Healthy Living

5 productivity time-wastes to avoid

Time has always been the most valuable asset in business.

Today, though, it is even more precious as distractions and opportunities bombard us in an unprecedented way. Strike down timewasters with these five smart tips.

Cell phone in the morning

Waking up and immediately looking at your cell phone sets a bad tone for the day, as you could easily spend your first minutes, if not hours shuffling through emails and social media before even getting out of bed.

Do this instead: Dedicate the first 5 minutes of your day to a simple routine, like meditating, journaling, making your bed or another simple activity. Whether conscious or not, the routine will give your mind a chance to get centered and focused for the rest of the day.

Long to-do lists

Massive to-do lists not only create an intimidating outlook on your day, but also make you feel unaccomplished when you finish the day barely having made a dent in it.

Do this instead: Tomorrow, list only three absolute must-do things to get done. It narrows your focus, helps you prioritize your energy and gives you momentum to complete the three things – and then some.

Checking social media

Social media can be compelling, especially if a political, personal or pop cultural drama is unfolding – which is every day!

Do this instead: Delete your social media apps and/or log out of them whenever you are done using them. Rather than mindlessly checking in repeatedly during the day, looking at social media will then require more effort on your part, and you will be less likely to waste time there you could be spending elsewhere.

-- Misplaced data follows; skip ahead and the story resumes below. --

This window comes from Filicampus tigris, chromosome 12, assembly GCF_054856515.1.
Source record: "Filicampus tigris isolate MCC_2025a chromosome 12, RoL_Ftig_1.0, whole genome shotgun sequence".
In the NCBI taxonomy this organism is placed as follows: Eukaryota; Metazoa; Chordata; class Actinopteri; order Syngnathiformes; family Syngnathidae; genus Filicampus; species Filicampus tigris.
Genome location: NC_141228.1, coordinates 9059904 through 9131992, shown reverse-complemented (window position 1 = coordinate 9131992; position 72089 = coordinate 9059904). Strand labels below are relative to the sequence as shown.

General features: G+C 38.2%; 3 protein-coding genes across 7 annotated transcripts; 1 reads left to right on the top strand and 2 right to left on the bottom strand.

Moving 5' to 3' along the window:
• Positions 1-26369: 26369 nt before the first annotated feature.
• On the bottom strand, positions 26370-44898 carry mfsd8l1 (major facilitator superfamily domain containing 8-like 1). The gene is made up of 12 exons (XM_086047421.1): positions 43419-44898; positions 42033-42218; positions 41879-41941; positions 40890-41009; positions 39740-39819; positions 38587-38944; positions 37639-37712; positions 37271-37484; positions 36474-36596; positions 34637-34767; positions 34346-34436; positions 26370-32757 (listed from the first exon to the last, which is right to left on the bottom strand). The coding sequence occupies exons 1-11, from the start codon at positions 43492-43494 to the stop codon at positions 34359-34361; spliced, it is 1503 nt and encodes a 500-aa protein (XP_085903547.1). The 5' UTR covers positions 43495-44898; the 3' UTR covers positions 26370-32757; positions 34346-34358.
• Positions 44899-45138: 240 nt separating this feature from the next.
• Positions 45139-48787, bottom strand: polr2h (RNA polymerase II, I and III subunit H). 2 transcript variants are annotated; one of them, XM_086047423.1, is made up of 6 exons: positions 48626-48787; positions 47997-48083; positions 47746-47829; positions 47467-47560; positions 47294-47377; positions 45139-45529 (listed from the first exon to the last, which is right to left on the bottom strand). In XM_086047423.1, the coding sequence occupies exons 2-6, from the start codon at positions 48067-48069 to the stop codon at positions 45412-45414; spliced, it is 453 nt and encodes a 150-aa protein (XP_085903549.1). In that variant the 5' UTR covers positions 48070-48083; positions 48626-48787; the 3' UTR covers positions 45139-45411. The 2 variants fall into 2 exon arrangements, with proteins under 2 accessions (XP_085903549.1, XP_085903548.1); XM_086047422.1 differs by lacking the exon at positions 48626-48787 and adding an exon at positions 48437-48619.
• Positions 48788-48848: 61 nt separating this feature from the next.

Long emails

Replying to emails may be a serious timesuck, but we do ourselves no favors by sending laborious, overexplanatory letters in return.

Do this instead: Make it a habit of keeping emails to five sentences or less. It may sound ridiculous, but the practice will make you more efficient and thoughtful in what you say, even if you aren’t able to make it under that limit.

Overscheduling

Being chronically late wastes everyone’s time, as does being in such a rush that it takes you minutes to compose yourself after you arrive to the next meeting.

Do this instead: Provide at least 10 minutes breathing room between meetings – and double when you are in a chaotic or busy atmosphere, like during potential traffic or at a busy conference. Missing potential opportunities is less risky than sloppily taking on a bloated schedule.